Opportunistic Invasive Cutaneous Fungal Infections Associated with Administration of Cyclosporine to Dogs with Immune-mediated Disease.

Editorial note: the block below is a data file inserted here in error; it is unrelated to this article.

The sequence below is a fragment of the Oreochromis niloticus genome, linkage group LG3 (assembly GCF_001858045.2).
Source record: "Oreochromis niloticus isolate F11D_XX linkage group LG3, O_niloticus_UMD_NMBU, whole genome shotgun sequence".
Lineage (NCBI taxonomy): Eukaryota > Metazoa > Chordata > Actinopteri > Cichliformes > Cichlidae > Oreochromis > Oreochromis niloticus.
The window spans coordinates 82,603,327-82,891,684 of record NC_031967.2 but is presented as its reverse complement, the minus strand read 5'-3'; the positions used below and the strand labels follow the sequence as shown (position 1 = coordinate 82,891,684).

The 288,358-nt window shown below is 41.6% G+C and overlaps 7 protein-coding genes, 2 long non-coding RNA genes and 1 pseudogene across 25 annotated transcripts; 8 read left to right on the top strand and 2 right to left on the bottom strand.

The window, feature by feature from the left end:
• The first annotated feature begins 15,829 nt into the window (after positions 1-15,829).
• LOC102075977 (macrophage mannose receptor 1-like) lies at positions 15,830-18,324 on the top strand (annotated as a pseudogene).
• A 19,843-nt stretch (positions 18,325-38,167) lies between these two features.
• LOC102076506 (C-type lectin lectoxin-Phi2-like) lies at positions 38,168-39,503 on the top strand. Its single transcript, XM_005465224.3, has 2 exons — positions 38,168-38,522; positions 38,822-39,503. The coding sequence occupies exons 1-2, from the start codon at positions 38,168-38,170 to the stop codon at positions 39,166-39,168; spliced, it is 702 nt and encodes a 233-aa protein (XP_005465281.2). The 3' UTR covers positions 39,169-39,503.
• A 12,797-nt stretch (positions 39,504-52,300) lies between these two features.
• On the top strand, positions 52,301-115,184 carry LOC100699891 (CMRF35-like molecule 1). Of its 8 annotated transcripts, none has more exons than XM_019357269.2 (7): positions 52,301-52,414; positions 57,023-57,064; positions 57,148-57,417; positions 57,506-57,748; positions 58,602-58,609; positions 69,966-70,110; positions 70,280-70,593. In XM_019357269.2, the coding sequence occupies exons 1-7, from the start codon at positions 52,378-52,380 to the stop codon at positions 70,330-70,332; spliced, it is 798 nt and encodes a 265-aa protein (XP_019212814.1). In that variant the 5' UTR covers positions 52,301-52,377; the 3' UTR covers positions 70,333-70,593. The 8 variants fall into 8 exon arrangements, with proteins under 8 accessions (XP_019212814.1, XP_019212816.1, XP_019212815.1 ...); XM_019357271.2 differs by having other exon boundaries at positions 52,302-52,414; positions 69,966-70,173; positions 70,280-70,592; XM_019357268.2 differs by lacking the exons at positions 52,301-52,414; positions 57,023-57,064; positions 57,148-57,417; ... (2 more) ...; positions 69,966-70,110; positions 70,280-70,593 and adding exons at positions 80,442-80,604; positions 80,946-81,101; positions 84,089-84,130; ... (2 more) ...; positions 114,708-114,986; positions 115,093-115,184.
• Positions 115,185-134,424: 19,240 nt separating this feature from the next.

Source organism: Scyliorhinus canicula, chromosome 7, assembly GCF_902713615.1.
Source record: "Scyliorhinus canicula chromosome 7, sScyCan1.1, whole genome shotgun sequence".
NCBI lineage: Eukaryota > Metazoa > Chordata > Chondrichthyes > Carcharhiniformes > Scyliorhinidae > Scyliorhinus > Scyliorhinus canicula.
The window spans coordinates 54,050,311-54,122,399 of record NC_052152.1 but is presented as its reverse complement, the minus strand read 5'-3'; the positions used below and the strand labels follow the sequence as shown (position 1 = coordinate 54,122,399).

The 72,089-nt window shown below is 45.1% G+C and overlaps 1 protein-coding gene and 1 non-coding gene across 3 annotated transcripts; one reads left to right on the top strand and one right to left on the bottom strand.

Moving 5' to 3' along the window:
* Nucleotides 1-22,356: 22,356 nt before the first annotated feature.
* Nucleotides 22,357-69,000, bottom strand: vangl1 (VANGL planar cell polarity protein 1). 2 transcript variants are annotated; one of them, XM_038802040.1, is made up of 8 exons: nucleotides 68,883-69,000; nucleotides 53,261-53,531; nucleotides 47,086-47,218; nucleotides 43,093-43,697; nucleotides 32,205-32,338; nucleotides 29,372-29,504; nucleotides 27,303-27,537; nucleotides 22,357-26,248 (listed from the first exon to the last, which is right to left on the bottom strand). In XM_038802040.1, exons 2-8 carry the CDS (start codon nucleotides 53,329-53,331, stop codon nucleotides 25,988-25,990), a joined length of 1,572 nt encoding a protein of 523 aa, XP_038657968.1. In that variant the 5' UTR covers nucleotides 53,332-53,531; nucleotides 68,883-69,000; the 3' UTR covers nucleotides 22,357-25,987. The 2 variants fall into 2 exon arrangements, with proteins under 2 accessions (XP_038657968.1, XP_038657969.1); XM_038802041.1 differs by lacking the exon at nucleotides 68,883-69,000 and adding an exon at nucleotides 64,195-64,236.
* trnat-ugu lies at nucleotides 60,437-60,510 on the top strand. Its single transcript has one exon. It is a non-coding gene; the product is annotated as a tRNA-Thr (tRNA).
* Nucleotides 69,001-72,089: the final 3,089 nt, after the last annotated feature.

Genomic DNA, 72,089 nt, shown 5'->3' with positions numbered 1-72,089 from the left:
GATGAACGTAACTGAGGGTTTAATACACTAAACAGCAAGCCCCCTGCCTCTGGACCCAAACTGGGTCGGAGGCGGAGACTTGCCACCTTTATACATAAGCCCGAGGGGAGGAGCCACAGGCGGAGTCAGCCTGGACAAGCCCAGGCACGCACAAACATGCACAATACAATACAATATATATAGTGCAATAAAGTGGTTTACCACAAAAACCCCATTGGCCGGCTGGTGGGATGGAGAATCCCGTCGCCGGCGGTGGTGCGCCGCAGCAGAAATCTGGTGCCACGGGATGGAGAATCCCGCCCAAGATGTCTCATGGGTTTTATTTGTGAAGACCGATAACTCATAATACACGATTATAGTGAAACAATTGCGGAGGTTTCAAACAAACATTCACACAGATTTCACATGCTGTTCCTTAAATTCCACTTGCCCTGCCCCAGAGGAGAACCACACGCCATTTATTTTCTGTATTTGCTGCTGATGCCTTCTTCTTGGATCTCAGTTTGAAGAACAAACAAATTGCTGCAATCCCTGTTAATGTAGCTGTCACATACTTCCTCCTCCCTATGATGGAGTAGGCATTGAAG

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BACKGROUND: Opportunistic invasive fungal infections (OIFIs) occur in dogs administered immunosuppressive medications. However, the epidemiology of OIFIs among dogs undergoing immunosuppressive treatment is poorly understood. The aims of this study were to (1) estimate the incidence of OIFIs among dogs diagnosed with certain immune-mediated diseases and treated with immunosuppressive drugs, and (2) determine if administration of particular drug(s) was a risk factor for OIFIs. HYPOTHESIS: Dogs receiving cyclosporine treatment (alone or as part of a multidrug protocol) are at higher risk of developing OIFIs. ANIMALS: One hundred and thirteen client-owned dogs diagnosed with select immune-mediated diseases: 42 with IMHA, 29 with ITP, 34 with IMPA, and 8 with Evans syndrome. METHODS: Retrospective cohort study. Medical records of dogs presenting to the Texas A&M University, Veterinary Medical Teaching Hospital between January 2008 and December 2015, and treated for 1 or more of IMHA, IMPA, ITP, or Evans syndrome were retrospectively reviewed. Dogs that did not develop an OIFI were excluded if they died, were euthanized, or were lost to follow-up within 120 days of initiation of immunosuppressive treatment. RESULTS: Fifteen dogs of 113 (13%) were diagnosed with an OIFI based on 1 or more of cytology, culture, or histopathology. The odds of developing an OIFI were greater among dogs that were treated with cyclosporine (OR = 7.1, P = 0.017; 95% CI, 1.5-34.4) and among male dogs (OR = 5.1, P = 0.018; 95% CI, 1.4-17.9). CONCLUSIONS AND CLINICAL IMPORTANCE: OIFIs were significantly more likely in male dogs and those receiving cyclosporine. It is important to consider OIFIs as a potential complication of immunosuppressive treatment, particularly cyclosporine.